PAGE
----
Cobi Wood is polite and soft-spoken, but before each race, the swimmer listens to “I’ll Make a Man Out of You” from the movie “Mulan.”
“That’s what my family listened to,” said Wood, 18, who was a Grandview senior in the spring. “We’ve always listened to Disney, and it’s the most pump-up Disney song you can get. I jump around a lot to get my nerves out so when I’m up on the block, I’m ready to go.”
He’s reserved, but the 6-foot-3, 205-pound Wood has a lot to say.
“A lot of people don’t get how much commitment you give to swimming, and it’s just hard because you see all these basketball players and football players getting all this fame, and you see them not giving effort in practice,” Wood said. “With swimming, to get really good, you need to go hard for the whole time you train. For us, it’s two hours — morning and afternoon. It’s frustrating not to get recognition for that.”
Wood took third at this year’s 5A state meet in the 200 freestyle and ninth in the 100 freestyle. He swims a 00:47.20 in the 100 free and a 01:42.71 in the 200 free. He’s earned 27 first-place finishes and 18 in second place.
He is following his older sisters April and Mia to Colorado School of Mines in the fall where he plans to study civil engineering. He will be swimming competitively there, too.
“As soon as I met Cobi Wood, I knew there was something special about him,” Grandview boys swimming coach Ashley Peterson said. “The dedication and perseverance he had through growth and success is admirable. Cobi Wood leaves behind a legacy at Grandview High School.”
The rigorous sport of swimming has helped shape Wood not only physically, but academically and personally, too. He sat down with the Centennial Citizen to reflect on the sport, why he loves it and where he’s looking to go next.
What do you eat for pre-swim nourishment?
Whole wheat ham, cheese and mayonnaise sandwiches. I eat about four of those before the meet.
What motivates you most to excel in swimming?
My oldest sister, Mia Wood, she’s a Division II national finalist, so I always want to prove her wrong and prove I can be just as good as her, so we always have that competition with each other.
What would be a perfect performance in your sport?
For me, it’s just hitting every wall the way you want to, and digging in for that final 15 meters is crucial because that can win you the race.
What do you like to do away from sports and school?
I’m a big Pokémon fan — I play every game ever made. It’s my sister’s Game Boy Color that I play on, just like to get my mind off things, get away from life for a little while.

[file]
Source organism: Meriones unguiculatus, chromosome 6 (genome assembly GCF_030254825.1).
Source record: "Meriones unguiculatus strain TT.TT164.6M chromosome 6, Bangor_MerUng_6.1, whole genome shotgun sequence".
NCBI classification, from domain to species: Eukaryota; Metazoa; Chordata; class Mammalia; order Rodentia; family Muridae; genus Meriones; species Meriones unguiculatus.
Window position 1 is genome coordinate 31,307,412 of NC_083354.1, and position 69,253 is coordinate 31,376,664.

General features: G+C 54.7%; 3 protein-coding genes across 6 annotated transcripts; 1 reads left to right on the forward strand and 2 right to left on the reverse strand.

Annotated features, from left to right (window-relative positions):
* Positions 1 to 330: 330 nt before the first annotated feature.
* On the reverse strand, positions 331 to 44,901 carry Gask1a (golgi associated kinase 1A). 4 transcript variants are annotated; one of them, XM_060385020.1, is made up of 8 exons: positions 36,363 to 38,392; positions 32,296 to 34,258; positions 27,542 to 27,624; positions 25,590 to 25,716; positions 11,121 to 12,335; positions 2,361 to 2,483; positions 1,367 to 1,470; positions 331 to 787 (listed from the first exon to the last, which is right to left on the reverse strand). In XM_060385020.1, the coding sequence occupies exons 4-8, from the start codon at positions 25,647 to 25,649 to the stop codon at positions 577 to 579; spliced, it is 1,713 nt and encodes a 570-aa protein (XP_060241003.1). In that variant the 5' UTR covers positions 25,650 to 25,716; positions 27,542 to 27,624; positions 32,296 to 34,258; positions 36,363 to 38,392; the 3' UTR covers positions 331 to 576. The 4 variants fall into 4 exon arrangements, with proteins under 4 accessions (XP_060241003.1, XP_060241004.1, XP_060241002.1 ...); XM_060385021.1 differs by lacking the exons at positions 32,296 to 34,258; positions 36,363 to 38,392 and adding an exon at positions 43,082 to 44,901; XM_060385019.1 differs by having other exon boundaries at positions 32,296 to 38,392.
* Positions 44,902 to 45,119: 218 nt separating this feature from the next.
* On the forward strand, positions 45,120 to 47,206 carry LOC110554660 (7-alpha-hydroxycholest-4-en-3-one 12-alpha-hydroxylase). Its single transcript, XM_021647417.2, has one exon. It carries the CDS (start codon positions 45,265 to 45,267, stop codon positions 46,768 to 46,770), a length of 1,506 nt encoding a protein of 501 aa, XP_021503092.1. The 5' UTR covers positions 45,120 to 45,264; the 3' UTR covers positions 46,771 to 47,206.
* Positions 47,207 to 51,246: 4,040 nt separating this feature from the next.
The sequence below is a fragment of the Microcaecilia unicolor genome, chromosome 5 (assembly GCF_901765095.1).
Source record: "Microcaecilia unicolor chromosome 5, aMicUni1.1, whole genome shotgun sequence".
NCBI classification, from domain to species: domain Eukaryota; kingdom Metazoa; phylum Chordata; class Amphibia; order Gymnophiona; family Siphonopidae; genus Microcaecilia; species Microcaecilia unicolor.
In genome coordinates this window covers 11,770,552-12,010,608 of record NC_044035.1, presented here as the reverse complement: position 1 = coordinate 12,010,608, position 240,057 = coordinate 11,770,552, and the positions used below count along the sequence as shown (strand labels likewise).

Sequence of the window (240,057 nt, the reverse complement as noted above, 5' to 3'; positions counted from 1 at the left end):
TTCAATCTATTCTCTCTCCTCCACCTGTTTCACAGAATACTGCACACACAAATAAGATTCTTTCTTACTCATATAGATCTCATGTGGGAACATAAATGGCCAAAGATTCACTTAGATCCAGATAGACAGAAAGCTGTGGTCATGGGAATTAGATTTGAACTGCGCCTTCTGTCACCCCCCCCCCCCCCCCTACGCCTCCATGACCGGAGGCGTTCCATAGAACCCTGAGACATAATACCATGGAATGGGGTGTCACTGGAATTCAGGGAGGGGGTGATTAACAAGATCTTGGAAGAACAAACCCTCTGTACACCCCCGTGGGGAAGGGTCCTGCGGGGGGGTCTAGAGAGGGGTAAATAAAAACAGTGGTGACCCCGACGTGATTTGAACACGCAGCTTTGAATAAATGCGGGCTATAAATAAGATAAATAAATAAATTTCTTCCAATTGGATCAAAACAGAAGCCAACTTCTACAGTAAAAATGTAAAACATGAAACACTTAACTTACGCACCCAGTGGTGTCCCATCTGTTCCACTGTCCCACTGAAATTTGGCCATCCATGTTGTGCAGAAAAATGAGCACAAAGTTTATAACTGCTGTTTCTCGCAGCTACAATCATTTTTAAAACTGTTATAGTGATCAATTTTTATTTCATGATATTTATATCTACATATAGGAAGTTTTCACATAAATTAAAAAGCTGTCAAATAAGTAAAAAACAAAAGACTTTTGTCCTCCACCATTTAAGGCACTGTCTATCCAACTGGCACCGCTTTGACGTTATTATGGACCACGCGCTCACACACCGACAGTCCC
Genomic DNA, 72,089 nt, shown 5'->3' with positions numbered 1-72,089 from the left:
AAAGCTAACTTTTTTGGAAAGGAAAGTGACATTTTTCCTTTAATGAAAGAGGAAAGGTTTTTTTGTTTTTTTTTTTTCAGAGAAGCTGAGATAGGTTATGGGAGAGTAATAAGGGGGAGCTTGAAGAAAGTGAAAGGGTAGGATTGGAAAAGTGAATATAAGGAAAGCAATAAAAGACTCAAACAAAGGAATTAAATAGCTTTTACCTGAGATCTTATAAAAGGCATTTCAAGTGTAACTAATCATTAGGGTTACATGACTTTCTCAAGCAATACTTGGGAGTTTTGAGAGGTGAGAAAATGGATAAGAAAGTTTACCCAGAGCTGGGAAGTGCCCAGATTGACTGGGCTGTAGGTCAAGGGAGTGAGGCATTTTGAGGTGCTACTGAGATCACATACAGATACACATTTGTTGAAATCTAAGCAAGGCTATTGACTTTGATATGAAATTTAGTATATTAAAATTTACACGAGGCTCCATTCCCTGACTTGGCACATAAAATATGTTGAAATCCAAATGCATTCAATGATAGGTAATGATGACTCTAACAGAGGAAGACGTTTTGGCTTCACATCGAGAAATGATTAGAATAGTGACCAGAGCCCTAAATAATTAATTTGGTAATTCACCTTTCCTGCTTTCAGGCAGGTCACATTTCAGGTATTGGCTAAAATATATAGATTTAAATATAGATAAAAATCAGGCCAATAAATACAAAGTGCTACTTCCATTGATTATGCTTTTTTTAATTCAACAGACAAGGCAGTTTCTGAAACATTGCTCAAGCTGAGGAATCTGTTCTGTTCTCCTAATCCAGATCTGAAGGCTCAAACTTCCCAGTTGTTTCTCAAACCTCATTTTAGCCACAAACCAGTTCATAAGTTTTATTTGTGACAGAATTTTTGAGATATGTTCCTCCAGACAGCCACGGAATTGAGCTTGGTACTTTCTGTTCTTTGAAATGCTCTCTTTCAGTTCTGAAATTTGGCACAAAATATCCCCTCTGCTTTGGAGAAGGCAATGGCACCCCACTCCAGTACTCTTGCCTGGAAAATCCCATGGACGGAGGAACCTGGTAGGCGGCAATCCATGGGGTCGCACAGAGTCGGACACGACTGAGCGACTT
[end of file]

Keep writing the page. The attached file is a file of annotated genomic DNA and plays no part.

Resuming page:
What is the toughest race for you to swim?
The 500 just because people call it a controlled sprint. You try to control it, but your legs get tired and your arms give out and it’s mentally hard to keep going.
When did you know you wanted to stick with swimming?
For me, I played soccer and swimming my whole life — I’ve done them both together. Soccer, it always got down on me because once you make a mistake, you can’t stop thinking about it and (how) you let your team down. That was hard on me. But with swimming, it’s all on you.
What does the sport mean to you?
Swimming for me is all about family just because you train for four hours every day with the same people. You get to know them pretty well — it’s another social life. A lot of swimmers say you don’t have social lives, (but) you know who they’re dating, what food they eat after practice — you get to know them on a different level.
How has swimming impacted your academics?
Swimming has really helped me time-manage my school life and (athletic) life. A lot of people are able to go home, relax for a few hours and then start homework. Well, I get home and eat dinner, and then I’m going to do homework just because I don’t want to be doing it until 2 a.m. like some of my friends are and then going to swimming at 4 or 5 a.m. and being all exhausted.
What would you say to someone on the fence as to whether they should try it?
With swimming, you always have a friend around just because you get to know them on a deeper level. You always have someone you can go to. You develop these deep bonds with people that you’ll know for the rest of your life.
(Swimming) most definitely impacted my personality. When I was younger and wasn’t swimming as much, I was quiet because I didn’t know how to talk to people. I was an awkward child. I still am, but I’m not as awkward.
Caeleb Dressel. How hard he works really proves how good he is.
How would you describe your Grandview team?
We’ve really something different from most teams around that we race against. I’m really the only club swimmer that swims on my team — most competitive high school swimmers are also in club teams — but we still compete with Smoky Hill and Arapahoe just because the boys train so hard. There’s really no bad trainer on the team. You look at us and think we can’t compete, but we do, and it just surprises people, I think.
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